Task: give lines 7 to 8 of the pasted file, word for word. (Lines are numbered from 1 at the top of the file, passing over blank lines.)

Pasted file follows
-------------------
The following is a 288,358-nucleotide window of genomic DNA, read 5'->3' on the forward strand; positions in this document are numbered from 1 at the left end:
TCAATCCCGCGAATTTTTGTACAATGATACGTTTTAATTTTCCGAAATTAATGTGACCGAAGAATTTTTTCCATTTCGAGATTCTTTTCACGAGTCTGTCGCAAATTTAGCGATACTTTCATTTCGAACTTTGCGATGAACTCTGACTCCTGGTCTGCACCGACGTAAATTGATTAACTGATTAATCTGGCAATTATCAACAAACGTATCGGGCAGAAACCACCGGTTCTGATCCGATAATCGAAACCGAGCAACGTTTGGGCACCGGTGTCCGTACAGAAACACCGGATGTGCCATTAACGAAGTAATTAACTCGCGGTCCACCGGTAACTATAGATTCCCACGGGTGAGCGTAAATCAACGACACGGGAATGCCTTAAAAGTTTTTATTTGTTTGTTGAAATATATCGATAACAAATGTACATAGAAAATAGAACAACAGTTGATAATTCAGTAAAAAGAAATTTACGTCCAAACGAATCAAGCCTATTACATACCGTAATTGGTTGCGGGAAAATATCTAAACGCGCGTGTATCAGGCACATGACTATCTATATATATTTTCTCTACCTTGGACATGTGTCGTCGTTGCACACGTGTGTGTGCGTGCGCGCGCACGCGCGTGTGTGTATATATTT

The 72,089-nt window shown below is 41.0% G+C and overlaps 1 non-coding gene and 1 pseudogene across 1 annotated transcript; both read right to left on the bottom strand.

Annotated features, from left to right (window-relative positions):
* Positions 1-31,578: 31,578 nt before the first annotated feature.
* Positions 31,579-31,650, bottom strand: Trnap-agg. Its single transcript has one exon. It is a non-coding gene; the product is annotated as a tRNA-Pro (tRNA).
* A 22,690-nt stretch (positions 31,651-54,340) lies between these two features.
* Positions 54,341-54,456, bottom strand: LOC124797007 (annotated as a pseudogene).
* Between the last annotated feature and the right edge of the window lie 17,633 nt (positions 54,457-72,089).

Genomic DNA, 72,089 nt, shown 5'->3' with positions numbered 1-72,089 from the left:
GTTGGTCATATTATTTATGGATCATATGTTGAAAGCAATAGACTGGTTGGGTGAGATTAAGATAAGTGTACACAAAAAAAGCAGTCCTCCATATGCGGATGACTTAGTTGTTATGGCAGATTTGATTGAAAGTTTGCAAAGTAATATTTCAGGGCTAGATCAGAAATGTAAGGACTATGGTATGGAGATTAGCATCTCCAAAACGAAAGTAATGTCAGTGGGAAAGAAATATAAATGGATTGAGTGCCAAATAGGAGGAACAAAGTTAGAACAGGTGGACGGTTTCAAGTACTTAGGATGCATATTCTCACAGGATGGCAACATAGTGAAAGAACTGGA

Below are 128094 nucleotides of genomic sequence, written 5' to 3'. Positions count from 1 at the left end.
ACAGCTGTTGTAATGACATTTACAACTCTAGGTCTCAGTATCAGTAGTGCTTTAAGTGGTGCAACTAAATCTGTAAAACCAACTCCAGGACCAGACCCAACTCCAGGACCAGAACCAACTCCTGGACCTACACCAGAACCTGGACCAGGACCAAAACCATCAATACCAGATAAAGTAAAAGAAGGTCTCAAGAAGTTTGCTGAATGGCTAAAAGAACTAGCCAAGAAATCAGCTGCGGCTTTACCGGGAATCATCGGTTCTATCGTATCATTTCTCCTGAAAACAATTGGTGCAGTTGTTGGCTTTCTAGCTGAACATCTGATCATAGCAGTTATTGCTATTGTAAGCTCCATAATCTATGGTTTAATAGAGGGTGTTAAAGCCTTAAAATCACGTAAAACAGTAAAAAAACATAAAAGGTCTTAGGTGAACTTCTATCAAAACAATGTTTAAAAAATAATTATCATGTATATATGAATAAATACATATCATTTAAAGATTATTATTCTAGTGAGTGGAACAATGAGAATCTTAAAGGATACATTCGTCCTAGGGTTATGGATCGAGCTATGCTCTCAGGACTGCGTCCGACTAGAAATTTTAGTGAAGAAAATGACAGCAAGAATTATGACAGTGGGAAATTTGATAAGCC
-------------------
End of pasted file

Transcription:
* A 22,690-nt stretch (positions 31,651-54,340) lies between these two features.
* Positions 54,341-54,456, bottom strand: LOC124797007 (annotated as a pseudogene).